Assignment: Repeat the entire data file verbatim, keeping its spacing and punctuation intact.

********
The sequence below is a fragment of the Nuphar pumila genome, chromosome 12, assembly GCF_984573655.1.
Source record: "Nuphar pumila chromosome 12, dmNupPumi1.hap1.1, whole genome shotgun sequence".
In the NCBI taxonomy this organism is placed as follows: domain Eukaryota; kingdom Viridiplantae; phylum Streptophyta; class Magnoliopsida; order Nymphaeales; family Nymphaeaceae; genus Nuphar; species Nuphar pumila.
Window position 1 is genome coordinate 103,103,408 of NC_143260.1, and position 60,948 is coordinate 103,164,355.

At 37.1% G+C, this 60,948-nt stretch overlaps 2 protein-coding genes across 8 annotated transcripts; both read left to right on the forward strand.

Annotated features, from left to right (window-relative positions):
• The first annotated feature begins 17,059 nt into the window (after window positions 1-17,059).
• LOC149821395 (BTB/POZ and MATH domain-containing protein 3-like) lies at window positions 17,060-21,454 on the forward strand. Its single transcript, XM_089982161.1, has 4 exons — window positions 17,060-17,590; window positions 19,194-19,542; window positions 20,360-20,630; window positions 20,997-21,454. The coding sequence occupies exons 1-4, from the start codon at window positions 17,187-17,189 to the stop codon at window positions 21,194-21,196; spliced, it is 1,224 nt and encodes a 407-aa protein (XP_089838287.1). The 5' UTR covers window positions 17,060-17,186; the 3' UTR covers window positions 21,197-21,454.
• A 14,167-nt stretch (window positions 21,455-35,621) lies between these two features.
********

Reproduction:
The sequence below is a fragment of the Nuphar pumila genome, chromosome 12, assembly GCF_984573655.1.
Source record: "Nuphar pumila chromosome 12, dmNupPumi1.hap1.1, whole genome shotgun sequence".
In the NCBI taxonomy this organism is placed as follows: domain Eukaryota; kingdom Viridiplantae; phylum Streptophyta; class Magnoliopsida; order Nymphaeales; family Nymphaeaceae; genus Nuphar; species Nuphar pumila.
Window position 1 is genome coordinate 103,103,408 of NC_143260.1, and position 60,948 is coordinate 103,164,355.

At 37.1% G+C, this 60,948-nt stretch overlaps 2 protein-coding genes across 8 annotated transcripts; both read left to right on the forward strand.

Annotated features, from left to right (window-relative positions):
• The first annotated feature begins 17,059 nt into the window (after window positions 1-17,059).
• LOC149821395 (BTB/POZ and MATH domain-containing protein 3-like) lies at window positions 17,060-21,454 on the forward strand. Its single transcript, XM_089982161.1, has 4 exons — window positions 17,060-17,590; window positions 19,194-19,542; window positions 20,360-20,630; window positions 20,997-21,454. The coding sequence occupies exons 1-4, from the start codon at window positions 17,187-17,189 to the stop codon at window positions 21,194-21,196; spliced, it is 1,224 nt and encodes a 407-aa protein (XP_089838287.1). The 5' UTR covers window positions 17,060-17,186; the 3' UTR covers window positions 21,197-21,454.
• A 14,167-nt stretch (window positions 21,455-35,621) lies between these two features.